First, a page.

Illustration - a Norwegian farmhand waving goodbye. | © LA Dahlmann - - Illustration created using Adobe Firefly.

Illustration - a Norwegian farmhand waving goodbye. | © LA Dahlmann - - Illustration created using Adobe Firefly.

The old Norwegian farm | Farmhands could only leave twice a year

In the old Norwegian farming society, nature dictated the flow of the working year. To secure sufficient manual labour during the working seasons, farmworkers could only leave their jobs on 2 specific days of the year - on 14 April and 14 October.
By LA Dahlmann | The Evergreen Post

Summer and winter

Today, the Norwegians think of the year in terms of 4 main seasons: spring, summer, autumn, and winter. But the old Norwegian calendar stick divided the year into two equal halves: summer and winter.

The summer started on 14 April, on what the old Norwegians called sommermål, sommerdag, or sommernatt.

The first day of winter was 14 October, called vintermål, vinterdag, or vinternatt.

Midsummer’s Eve fell on 13 July – and Midwinter’s Eve on 13 January (some sources say 12 January).

Utilising the summer was crucial

The Norwegian winters are dark and cold, with the ground often frozen solid and covered with snow. Therefore, the farmers had to sow, gather, and harvest enough food during an intense summer, to tide both people and farm-animals over the winter.

The old farming methods were labour intensive, and the farmer could not risk losing any hired hands when he needed them the most. This explains why the old laws only allowed farm labourers to leave their posts on either the first day of summer, or the first day of winter – on 14 April or 14 October.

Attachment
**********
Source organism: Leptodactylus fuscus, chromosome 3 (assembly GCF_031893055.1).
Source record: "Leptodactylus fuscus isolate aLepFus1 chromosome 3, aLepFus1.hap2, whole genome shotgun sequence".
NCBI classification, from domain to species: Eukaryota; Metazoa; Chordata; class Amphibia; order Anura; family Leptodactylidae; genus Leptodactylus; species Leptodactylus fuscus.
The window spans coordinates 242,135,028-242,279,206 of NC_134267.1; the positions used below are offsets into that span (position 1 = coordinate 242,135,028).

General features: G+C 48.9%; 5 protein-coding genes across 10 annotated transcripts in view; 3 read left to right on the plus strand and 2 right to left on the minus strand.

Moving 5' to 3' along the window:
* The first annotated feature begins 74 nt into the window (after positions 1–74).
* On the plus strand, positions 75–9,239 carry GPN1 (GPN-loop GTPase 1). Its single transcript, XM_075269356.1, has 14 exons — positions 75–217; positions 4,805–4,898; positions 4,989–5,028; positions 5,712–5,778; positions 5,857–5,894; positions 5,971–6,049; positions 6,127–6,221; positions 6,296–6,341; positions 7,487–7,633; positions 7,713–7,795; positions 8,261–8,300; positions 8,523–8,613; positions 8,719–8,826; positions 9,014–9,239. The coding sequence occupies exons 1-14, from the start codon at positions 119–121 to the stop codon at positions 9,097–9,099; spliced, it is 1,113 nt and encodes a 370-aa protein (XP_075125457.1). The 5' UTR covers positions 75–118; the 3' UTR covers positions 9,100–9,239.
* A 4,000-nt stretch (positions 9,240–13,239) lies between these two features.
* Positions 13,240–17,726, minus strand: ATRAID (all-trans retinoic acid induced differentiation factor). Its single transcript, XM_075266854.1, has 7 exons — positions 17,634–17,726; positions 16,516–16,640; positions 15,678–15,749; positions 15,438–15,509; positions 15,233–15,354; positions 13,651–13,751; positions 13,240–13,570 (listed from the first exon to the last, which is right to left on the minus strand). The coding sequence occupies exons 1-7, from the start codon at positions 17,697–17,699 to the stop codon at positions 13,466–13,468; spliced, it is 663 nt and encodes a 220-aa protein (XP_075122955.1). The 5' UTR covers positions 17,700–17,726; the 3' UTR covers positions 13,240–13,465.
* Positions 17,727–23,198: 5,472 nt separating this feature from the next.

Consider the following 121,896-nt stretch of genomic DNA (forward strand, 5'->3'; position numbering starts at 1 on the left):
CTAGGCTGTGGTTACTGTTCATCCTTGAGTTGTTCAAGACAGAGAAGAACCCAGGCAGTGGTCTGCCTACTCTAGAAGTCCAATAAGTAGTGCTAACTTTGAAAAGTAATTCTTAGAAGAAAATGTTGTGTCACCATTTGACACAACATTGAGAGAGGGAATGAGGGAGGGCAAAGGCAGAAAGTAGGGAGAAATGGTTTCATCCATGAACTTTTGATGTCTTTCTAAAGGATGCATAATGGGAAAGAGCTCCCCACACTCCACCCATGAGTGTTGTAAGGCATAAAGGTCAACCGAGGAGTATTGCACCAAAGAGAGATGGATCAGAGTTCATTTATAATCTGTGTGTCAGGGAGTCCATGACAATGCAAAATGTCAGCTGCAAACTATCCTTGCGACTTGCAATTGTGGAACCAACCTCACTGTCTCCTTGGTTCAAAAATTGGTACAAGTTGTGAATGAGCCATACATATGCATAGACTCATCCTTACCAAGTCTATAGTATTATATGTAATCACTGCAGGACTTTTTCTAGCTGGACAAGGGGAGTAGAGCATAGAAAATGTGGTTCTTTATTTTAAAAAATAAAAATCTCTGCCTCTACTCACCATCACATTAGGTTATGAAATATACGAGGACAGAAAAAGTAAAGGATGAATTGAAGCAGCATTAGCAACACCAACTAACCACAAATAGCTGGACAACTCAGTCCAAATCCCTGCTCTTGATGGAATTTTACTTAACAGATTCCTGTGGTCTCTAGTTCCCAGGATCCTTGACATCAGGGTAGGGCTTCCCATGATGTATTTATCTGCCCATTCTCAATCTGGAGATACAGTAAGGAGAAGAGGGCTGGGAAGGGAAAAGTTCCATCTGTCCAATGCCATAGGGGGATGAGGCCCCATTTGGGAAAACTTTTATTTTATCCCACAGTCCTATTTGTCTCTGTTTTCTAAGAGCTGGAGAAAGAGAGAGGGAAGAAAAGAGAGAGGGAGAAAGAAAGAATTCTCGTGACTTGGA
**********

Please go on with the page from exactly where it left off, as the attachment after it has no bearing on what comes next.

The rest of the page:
They called it faredag

Faredag is the term people used when referring to these 2 days. You could not leave your position in the time in between.

The Norwegian word faredag is composed of two words: fare + dag = faredag. Fare means travel, leave, and more. Dag means day. The general meaning of the word faredag in English could be said to be the day that you leave – leaving day or travel day.

According to King Christian 5’s Norwegian Code of 1687, a farm labourer had to give 8 weeks’ notice – ahead of the faredag. If not, he had to stay on for another 6 months.

If the labourer feared that his employer would cause trouble and force him to stay, the law stipulated a solution: he had to make his intentions known in the presence of others. For example, when attending church on Sunday.

Tenant farmers could also only leave on 14 April

For tenant farmers or cotters – leilendinger or husmenn – the faredag was also 14 April.

This makes perfect sense, as the new tenant then was allowed a full growing season on the new property. If not, how would he otherwise be able to provide for himself and his family over the coming winter?

Even today, 14 April is the handover-day used in Norwegian farm tenant agreements. Either the farm’s owner or the tenant farmer – gårdens eier or the forpakter – must actively terminate the lease 1 year prior to the annual faredag – even when the contract clearly stipulates when the contract ends. If they fail to do so, the contract is automatically extended 1 year at a time.


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